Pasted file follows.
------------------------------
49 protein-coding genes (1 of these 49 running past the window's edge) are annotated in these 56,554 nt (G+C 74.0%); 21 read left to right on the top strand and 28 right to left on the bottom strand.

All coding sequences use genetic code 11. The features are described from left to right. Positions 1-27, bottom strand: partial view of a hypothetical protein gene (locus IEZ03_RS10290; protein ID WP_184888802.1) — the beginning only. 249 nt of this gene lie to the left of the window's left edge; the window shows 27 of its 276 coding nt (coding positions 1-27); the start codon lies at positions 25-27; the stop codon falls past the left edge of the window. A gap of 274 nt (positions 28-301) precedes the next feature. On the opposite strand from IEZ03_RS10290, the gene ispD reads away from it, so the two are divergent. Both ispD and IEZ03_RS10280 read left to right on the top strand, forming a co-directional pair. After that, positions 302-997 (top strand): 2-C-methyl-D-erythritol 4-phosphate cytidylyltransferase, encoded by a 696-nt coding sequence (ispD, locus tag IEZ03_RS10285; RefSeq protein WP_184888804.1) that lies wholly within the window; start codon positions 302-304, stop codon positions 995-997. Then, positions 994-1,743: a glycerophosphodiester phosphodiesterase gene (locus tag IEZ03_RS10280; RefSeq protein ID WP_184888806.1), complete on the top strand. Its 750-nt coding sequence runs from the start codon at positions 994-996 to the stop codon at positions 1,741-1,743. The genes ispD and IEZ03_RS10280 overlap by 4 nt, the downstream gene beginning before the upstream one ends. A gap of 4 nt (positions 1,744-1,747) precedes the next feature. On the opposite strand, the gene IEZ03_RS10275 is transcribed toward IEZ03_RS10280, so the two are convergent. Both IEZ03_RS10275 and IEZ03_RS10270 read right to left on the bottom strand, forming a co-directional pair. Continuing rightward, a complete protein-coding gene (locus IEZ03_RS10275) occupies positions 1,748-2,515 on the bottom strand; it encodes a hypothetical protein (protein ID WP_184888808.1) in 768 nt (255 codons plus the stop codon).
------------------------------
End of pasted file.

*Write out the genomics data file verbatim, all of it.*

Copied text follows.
49 protein-coding genes (1 of these 49 running past the window's edge) are annotated in these 56,554 nt (G+C 74.0%); 21 read left to right on the top strand and 28 right to left on the bottom strand.

All coding sequences use genetic code 11. The features are described from left to right. Positions 1-27, bottom strand: partial view of a hypothetical protein gene (locus IEZ03_RS10290; protein ID WP_184888802.1) — the beginning only. 249 nt of this gene lie to the left of the window's left edge; the window shows 27 of its 276 coding nt (coding positions 1-27); the start codon lies at positions 25-27; the stop codon falls past the left edge of the window. A gap of 274 nt (positions 28-301) precedes the next feature. On the opposite strand from IEZ03_RS10290, the gene ispD reads away from it, so the two are divergent. Both ispD and IEZ03_RS10280 read left to right on the top strand, forming a co-directional pair. After that, positions 302-997 (top strand): 2-C-methyl-D-erythritol 4-phosphate cytidylyltransferase, encoded by a 696-nt coding sequence (ispD, locus tag IEZ03_RS10285; RefSeq protein WP_184888804.1) that lies wholly within the window; start codon positions 302-304, stop codon positions 995-997. Then, positions 994-1,743: a glycerophosphodiester phosphodiesterase gene (locus tag IEZ03_RS10280; RefSeq protein ID WP_184888806.1), complete on the top strand. Its 750-nt coding sequence runs from the start codon at positions 994-996 to the stop codon at positions 1,741-1,743. The genes ispD and IEZ03_RS10280 overlap by 4 nt, the downstream gene beginning before the upstream one ends. A gap of 4 nt (positions 1,744-1,747) precedes the next feature. On the opposite strand, the gene IEZ03_RS10275 is transcribed toward IEZ03_RS10280, so the two are convergent. Both IEZ03_RS10275 and IEZ03_RS10270 read right to left on the bottom strand, forming a co-directional pair. Continuing rightward, a complete protein-coding gene (locus IEZ03_RS10275) occupies positions 1,748-2,515 on the bottom strand; it encodes a hypothetical protein (protein ID WP_184888808.1) in 768 nt (255 codons plus the stop codon).